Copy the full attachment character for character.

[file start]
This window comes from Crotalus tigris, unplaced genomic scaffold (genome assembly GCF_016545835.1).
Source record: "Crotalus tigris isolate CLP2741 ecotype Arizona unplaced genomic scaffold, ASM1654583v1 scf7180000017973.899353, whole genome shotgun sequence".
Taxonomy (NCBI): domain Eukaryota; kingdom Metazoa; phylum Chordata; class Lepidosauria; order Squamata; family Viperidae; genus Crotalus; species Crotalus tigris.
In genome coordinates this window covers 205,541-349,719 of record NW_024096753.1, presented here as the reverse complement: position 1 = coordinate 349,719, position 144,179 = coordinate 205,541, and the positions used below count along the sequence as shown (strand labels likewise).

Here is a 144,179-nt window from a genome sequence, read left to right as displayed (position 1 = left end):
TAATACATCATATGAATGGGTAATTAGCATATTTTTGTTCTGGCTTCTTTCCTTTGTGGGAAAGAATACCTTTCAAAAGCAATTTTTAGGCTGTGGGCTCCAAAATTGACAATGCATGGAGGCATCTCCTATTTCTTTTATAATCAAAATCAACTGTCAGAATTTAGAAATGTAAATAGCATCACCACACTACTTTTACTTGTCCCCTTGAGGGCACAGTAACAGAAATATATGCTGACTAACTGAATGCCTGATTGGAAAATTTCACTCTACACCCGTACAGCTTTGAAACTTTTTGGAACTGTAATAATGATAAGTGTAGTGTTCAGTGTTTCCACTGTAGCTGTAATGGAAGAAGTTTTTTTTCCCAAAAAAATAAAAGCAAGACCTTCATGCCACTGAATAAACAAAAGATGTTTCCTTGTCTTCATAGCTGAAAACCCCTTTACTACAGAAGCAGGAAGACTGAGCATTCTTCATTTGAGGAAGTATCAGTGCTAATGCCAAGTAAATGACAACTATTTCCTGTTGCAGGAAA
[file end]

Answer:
This window comes from Crotalus tigris, unplaced genomic scaffold (genome assembly GCF_016545835.1).
Source record: "Crotalus tigris isolate CLP2741 ecotype Arizona unplaced genomic scaffold, ASM1654583v1 scf7180000017973.899353, whole genome shotgun sequence".
Taxonomy (NCBI): domain Eukaryota; kingdom Metazoa; phylum Chordata; class Lepidosauria; order Squamata; family Viperidae; genus Crotalus; species Crotalus tigris.
In genome coordinates this window covers 205,541-349,719 of record NW_024096753.1, presented here as the reverse complement: position 1 = coordinate 349,719, position 144,179 = coordinate 205,541, and the positions used below count along the sequence as shown (strand labels likewise).

Here is a 144,179-nt window from a genome sequence, read left to right as displayed (position 1 = left end):
TAATACATCATATGAATGGGTAATTAGCATATTTTTGTTCTGGCTTCTTTCCTTTGTGGGAAAGAATACCTTTCAAAAGCAATTTTTAGGCTGTGGGCTCCAAAATTGACAATGCATGGAGGCATCTCCTATTTCTTTTATAATCAAAATCAACTGTCAGAATTTAGAAATGTAAATAGCATCACCACACTACTTTTACTTGTCCCCTTGAGGGCACAGTAACAGAAATATATGCTGACTAACTGAATGCCTGATTGGAAAATTTCACTCTACACCCGTACAGCTTTGAAACTTTTTGGAACTGTAATAATGATAAGTGTAGTGTTCAGTGTTTCCACTGTAGCTGTAATGGAAGAAGTTTTTTTTCCCAAAAAAATAAAAGCAAGACCTTCATGCCACTGAATAAACAAAAGATGTTTCCTTGTCTTCATAGCTGAAAACCCCTTTACTACAGAAGCAGGAAGACTGAGCATTCTTCATTTGAGGAAGTATCAGTGCTAATGCCAAGTAAATGACAACTATTTCCTGTTGCAGGAAA